No matter how busy he was, Dad found a way to work out. Since he was fortunate to retire early, he had a good number of years to explore his passions for activity, even while his body simultaneously was limiting what he could do. He’d exercise early and with urgency, needing the endorphin fix and calming effects that it brought him.
The workouts, outdoor activities, and work projects were his go-to places. There he found the necessary boost to care for my Mom for most of her life. And to be the glue that held the family together. While that wasn’t all on his shoulders, he did bear the primary responsibility for making sure all four kids turned out at least relatively well-adjusted…and all with a strong inclination toward exercise as the ticket to mental health.
Exercise to “Normalize” Life
I can speak for myself about running as a “normalizing” activity, and for Dad, exercise in general as such.
When Mom died, I needed to turn somewhere. My relationship with my Mom was much more emotionally complicated than that with my Dad, and almost on par in the grieving department. I felt depths of unexpected sadness I didn’t know I contained when she died, and I struggled with feeling a loss of control and lack of footing in my life.
I started running again after years of lay-off with the intention of re-grounding. I wanted comfort and familiarity in my doubly altered, parentless world. Running, I knew, had a history of making me feel better. Quickly and predictably. I needed that, and the activity itself brought me unexpectedly back around to my Dad.
With Dad, we all watched him struggle to regain normalcy after an unexpectedly extensive 5-way heart bypass surgery in October 2011. His recovery was ragged at best, in and out of nursing homes and the hospital numerous times with post-surgical complications.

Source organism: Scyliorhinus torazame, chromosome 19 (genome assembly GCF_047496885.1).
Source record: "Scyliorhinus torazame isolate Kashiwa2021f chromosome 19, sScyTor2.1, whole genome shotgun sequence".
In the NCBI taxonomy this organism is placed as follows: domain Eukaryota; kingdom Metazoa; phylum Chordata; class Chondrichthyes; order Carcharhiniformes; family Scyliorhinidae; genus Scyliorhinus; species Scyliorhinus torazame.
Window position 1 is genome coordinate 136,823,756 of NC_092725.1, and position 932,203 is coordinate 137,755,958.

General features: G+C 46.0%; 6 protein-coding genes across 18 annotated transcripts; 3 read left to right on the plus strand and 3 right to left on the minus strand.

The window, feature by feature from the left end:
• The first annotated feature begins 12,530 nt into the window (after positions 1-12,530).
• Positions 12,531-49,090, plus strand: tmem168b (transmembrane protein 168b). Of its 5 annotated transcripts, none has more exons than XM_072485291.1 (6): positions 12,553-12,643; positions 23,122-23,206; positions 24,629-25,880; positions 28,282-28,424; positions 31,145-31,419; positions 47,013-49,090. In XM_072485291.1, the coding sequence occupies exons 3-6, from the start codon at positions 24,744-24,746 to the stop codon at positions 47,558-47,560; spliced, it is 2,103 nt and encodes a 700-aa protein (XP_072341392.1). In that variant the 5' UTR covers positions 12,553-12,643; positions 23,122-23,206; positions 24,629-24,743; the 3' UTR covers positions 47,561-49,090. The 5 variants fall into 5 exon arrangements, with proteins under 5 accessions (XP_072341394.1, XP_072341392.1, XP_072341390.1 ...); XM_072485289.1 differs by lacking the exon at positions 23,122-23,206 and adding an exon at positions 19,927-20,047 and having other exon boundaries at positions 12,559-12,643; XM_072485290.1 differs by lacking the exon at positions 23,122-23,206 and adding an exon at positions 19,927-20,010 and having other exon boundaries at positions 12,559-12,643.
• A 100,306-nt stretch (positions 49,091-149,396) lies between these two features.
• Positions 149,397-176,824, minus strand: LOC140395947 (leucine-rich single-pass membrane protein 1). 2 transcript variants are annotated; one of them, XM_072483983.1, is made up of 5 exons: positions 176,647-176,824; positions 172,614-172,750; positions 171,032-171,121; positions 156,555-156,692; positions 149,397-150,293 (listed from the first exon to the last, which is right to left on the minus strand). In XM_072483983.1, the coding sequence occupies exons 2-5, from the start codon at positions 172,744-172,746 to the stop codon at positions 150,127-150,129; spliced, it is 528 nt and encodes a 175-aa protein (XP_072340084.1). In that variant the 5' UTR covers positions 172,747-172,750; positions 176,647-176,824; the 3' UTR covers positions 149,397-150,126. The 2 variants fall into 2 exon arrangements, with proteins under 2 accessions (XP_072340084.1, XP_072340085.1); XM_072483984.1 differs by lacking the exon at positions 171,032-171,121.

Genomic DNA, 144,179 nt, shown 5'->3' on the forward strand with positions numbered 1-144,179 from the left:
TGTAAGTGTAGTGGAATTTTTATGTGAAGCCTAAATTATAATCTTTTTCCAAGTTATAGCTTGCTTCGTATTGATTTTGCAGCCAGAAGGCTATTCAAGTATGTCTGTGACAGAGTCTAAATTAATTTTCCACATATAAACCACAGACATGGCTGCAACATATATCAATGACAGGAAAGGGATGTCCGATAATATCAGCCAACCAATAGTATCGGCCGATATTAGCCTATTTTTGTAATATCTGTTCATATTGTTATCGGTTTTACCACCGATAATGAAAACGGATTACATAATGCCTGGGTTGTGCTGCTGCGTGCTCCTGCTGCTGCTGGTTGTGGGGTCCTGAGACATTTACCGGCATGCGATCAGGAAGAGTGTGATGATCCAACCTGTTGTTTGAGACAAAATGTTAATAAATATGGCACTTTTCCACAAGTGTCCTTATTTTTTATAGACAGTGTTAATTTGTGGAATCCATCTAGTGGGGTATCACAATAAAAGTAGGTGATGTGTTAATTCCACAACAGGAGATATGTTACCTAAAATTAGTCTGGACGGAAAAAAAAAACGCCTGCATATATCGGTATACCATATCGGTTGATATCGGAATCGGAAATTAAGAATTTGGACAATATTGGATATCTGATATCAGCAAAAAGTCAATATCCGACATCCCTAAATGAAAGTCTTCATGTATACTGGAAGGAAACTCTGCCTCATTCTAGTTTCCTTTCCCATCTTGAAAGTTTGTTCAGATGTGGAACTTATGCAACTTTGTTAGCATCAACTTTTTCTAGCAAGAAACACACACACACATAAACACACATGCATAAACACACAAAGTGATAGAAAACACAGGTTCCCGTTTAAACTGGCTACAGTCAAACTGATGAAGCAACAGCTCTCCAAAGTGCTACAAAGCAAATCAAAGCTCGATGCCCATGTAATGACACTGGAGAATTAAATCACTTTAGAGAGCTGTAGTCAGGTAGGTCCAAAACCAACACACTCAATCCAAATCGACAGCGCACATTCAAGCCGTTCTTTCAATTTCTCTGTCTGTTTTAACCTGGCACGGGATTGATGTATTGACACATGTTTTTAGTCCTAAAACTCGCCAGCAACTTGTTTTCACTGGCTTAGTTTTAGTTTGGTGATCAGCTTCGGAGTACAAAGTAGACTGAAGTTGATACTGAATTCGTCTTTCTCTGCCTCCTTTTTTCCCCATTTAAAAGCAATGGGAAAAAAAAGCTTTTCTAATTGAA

I remember him struggling to lift weights and trying to walk even a half-mile on the treadmill, certain that if he could do that, he would recover. He linked his very survival to being able to get back into motion, something that became nearly impossible when he had to go on oxygen. He hated that he could not breath on his own, and fought that hard and directly. He had us all convinced he would win the battle, as none of us kids or his grandkids thought he would ever die. At least not then. He wasn’t ready and neither were we.
But that’s not what happened. His heart and lungs continued to fail, and by Christmas Day of 2011, he was back in the hospital. After two miserable nights, he took himself off breathing apparatus, a choice we all knew would end his life. He spent his last day on earth surrounded by loved ones.
As I ran this anniversary day, I got that running to celebrate Dad was also a celebration of my life. I knew he would approve of my activity choice, despite all the challenges, and I rose to meet them, step after step, just as he did for his whole life. Thanks for a great run, Dad!